‘Love Lies Bleeding’ by Gillian Galbraith has an unsettling atmosphere right from the start. You begin to read this short story expecting a revelation as our narrator, former Judge Lord Hand, reflects on the relationship with the almost too good to be true Laura. We see the cautious approach of his carers and the author does a brilliant job of sowing the seeds that not everything in this narrative is going to be straight forward, but leaves you wondering what exactly the pivot is and when it will arrive. This felt to me to be a classic gothic tale, a narrative intentionally built on unsteady foundations, creating an underlying tension and a sudden shift of understanding at the point where Laura’s secret is revealed and everything drops into place. I thought that ‘Love Lies Bleeding’ was a very well-written and constructed story, with a lot of detail packed into its 100 or so pages. There’s a timeless nature to the plot that leads me to be uncertain as to when it is set and makes me feel like it fits in well alongside the shorter classic Gothic tales I’ve read in the past. I really enjoyed this book. I found it an entertaining read that I think would appeal to fans of all things gothic, and anyone wanting to while away a few hours reading something dark and mysterious. Charlotte Walker, A LoveReading Ambassador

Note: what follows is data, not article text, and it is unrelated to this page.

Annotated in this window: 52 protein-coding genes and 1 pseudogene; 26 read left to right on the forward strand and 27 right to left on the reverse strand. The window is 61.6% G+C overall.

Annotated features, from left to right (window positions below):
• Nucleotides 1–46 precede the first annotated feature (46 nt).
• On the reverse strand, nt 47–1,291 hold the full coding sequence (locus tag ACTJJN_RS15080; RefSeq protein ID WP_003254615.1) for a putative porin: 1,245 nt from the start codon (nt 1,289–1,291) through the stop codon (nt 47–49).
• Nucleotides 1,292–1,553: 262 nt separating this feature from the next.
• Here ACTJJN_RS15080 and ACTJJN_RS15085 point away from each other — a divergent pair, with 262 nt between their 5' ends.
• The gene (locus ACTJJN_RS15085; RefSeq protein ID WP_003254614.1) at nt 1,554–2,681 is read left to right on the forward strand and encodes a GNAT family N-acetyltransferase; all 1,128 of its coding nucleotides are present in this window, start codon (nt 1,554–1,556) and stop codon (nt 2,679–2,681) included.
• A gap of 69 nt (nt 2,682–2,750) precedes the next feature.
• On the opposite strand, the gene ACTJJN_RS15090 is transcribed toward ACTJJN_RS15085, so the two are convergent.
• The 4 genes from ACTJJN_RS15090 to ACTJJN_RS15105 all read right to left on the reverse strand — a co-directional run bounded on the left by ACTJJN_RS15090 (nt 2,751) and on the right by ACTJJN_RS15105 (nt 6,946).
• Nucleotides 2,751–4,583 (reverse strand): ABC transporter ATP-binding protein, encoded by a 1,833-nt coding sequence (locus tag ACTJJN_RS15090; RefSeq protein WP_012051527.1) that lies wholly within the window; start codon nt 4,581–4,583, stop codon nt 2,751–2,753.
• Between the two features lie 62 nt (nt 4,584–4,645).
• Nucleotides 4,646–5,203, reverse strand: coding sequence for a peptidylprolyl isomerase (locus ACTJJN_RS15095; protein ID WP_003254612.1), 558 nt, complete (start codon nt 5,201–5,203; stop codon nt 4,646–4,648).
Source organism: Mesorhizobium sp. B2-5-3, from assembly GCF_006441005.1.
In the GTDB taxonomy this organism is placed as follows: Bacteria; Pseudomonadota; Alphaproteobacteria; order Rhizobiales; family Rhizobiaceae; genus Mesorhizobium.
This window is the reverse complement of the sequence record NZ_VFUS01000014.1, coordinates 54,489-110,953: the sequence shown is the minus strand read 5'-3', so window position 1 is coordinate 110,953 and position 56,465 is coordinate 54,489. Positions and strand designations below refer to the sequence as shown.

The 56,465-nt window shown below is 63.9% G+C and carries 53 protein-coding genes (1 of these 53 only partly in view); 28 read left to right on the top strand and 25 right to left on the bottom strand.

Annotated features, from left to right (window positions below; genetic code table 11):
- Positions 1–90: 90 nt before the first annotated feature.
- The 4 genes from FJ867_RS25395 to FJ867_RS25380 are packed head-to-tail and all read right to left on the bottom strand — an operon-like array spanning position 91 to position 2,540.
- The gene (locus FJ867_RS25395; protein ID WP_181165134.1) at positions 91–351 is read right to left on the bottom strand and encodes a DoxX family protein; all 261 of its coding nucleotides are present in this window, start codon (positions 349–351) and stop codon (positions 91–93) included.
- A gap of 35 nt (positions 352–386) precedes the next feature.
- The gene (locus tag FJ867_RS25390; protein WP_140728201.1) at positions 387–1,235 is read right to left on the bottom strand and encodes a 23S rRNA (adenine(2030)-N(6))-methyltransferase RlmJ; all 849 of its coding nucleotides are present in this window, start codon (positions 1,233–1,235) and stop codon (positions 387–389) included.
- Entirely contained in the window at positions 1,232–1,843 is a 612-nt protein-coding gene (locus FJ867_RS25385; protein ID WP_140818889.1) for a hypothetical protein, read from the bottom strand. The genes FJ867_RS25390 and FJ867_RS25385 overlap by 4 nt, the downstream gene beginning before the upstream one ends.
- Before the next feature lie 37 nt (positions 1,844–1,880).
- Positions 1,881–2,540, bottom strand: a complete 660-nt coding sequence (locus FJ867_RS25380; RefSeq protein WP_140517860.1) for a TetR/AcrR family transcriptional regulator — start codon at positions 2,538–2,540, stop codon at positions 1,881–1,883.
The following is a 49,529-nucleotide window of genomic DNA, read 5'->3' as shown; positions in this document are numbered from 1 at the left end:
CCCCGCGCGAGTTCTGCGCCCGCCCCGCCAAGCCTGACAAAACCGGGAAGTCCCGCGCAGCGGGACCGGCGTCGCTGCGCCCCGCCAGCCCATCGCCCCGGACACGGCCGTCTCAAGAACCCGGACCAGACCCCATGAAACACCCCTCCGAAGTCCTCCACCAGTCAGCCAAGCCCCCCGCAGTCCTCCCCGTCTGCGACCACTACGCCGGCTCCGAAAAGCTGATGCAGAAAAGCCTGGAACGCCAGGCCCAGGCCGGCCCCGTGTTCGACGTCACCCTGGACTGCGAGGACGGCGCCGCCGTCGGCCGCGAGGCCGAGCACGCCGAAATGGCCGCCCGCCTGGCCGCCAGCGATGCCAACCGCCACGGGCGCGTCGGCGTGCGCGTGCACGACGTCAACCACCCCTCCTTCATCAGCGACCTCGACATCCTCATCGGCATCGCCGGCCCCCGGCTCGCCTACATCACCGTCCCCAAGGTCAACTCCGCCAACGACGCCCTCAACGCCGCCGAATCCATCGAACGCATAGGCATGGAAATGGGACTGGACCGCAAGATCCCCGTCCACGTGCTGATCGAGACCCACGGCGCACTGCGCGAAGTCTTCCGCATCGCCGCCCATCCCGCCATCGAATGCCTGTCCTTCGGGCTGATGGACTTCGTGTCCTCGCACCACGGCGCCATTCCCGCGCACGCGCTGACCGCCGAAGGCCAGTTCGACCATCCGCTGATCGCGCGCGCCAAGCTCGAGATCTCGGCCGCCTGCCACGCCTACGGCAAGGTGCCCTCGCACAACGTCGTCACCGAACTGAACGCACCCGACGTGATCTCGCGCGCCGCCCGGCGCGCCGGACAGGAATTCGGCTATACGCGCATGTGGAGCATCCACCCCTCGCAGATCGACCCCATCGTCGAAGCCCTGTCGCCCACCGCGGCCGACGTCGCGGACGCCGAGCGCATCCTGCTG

‘Black, White, And Gray All Over; A Black Man's Odyssey in Life and Law Enforcement’ by Frederick Douglass Reynolds is an interesting and informative insight into Reynolds’ experiences as a Black police officer in Compton, USA. The murder of George Floyd in 2020 by police officer Derek Chauvin made the news around the world and acted as a catalyst for widespread protests and calls for changes to policing. The author uses this as a starting off point for this book and an opportunity for him to reflect on his experiences growing up in Detroit and later as a police officer in Compton. Reynolds’ childhood sees him fall into the wrong crowd, which could have led to him taking a very different path. However, through the early sections of the book we see him join the Marines Corps as an infantryman and later Compton PD. This isn’t a complete turnaround in circumstances as the author talks through his experiences of homelessness and the unhealthy coping mechanisms developed by so many officers in order to mitigate the trauma of what they see during their shifts. Alongside Reynolds personal challenges and accomplishments we see the challenges faced by the police department as a whole, impacted by police and municipal corruption which led to the disbanding of Compton PD in 2000, it moving under the umbrella of the Los Angeles Sheriff's department. A lot of detail is packed into this memoir, not mentioned above is the author’s experiences as a bodyguard for Death Row records, experiences of specific call-outs and cases and so much more. I found ‘Black, White, And Gray All Over’ to be an interesting insight into the experiences of a US police officer and I thought that the author was open and honest throughout. The inclusion of life “behind the scenes” as it were, the hazing of certain officers’ lockers and the replication of their, sometimes expletive filled, speech helped to lend the book more authenticity. This is a revealing look into the experiences of a highly decorated Black police officer, and anyone interested in American culture and society may find this book of great interest. Charlotte Walker, A LoveReading Ambassador